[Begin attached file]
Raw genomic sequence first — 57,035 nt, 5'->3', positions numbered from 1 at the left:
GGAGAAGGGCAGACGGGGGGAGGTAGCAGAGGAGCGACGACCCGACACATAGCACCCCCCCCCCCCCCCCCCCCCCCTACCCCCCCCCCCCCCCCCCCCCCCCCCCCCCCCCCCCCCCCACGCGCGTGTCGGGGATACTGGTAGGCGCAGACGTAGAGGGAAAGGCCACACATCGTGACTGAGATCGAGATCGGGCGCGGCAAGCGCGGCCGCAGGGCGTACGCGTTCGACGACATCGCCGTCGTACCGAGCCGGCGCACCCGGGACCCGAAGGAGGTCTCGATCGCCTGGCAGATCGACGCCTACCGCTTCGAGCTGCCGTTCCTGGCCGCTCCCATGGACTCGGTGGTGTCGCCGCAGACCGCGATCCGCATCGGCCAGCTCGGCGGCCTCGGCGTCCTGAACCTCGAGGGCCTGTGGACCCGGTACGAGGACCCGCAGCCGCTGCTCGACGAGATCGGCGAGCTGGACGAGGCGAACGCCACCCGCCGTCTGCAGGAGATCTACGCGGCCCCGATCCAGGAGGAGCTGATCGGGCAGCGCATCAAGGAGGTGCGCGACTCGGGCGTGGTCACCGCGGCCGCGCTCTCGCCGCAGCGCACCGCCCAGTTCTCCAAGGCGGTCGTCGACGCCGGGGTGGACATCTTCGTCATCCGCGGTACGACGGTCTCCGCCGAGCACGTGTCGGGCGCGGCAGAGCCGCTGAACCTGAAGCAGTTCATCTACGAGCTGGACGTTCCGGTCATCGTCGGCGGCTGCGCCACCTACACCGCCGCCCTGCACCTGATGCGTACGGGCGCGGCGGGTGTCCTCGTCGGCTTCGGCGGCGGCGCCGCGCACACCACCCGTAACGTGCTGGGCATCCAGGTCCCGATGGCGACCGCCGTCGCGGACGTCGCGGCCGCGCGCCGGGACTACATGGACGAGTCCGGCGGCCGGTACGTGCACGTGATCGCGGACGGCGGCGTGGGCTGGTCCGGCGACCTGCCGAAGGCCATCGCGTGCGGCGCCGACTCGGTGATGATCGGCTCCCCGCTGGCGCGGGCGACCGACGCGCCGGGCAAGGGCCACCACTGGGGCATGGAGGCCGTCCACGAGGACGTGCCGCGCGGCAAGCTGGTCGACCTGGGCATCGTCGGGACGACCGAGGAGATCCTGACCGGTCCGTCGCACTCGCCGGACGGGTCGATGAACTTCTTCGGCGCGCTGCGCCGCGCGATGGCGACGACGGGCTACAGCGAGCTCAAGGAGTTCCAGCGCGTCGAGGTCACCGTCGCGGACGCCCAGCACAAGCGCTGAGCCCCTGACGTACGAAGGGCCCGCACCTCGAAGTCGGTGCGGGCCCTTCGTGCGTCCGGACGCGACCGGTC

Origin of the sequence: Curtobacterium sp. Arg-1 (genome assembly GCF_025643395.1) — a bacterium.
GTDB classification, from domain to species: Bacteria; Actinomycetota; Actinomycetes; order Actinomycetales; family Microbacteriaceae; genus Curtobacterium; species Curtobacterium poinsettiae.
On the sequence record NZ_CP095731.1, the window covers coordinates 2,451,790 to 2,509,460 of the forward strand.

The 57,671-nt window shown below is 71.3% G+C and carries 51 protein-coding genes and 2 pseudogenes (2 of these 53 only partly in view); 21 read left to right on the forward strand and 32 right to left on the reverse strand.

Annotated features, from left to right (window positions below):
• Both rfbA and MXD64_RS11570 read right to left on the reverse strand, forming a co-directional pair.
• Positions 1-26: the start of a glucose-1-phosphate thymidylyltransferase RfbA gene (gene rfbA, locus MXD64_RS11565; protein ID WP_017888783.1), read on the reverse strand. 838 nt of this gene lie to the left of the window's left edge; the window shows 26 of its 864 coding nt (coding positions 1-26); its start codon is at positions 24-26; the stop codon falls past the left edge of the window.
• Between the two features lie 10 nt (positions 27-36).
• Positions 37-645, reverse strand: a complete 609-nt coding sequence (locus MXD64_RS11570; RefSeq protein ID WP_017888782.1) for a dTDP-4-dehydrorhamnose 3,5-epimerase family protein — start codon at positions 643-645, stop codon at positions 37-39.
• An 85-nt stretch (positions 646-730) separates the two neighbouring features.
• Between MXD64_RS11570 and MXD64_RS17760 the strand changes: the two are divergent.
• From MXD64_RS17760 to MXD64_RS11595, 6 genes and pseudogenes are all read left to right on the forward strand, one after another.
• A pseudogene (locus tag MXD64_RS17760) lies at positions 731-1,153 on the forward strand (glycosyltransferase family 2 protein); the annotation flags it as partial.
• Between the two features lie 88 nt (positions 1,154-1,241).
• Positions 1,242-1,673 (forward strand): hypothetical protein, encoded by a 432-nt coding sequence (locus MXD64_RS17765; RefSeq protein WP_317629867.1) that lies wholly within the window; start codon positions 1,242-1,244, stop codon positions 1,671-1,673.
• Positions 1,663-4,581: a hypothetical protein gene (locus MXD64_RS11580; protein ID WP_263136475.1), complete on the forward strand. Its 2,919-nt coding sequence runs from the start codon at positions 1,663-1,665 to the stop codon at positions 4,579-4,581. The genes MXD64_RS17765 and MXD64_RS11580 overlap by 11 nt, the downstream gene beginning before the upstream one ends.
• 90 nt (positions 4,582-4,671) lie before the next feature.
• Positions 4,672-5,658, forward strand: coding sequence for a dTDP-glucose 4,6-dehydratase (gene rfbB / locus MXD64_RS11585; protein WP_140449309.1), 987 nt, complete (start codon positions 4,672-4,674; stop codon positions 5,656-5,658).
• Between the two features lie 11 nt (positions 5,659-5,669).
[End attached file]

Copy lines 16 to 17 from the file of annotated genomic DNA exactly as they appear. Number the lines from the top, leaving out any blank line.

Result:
• Between the two features lie 88 nt (positions 1,154-1,241).
• Positions 1,242-1,673 (forward strand): hypothetical protein, encoded by a 432-nt coding sequence (locus MXD64_RS17765; RefSeq protein WP_317629867.1) that lies wholly within the window; start codon positions 1,242-1,244, stop codon positions 1,671-1,673.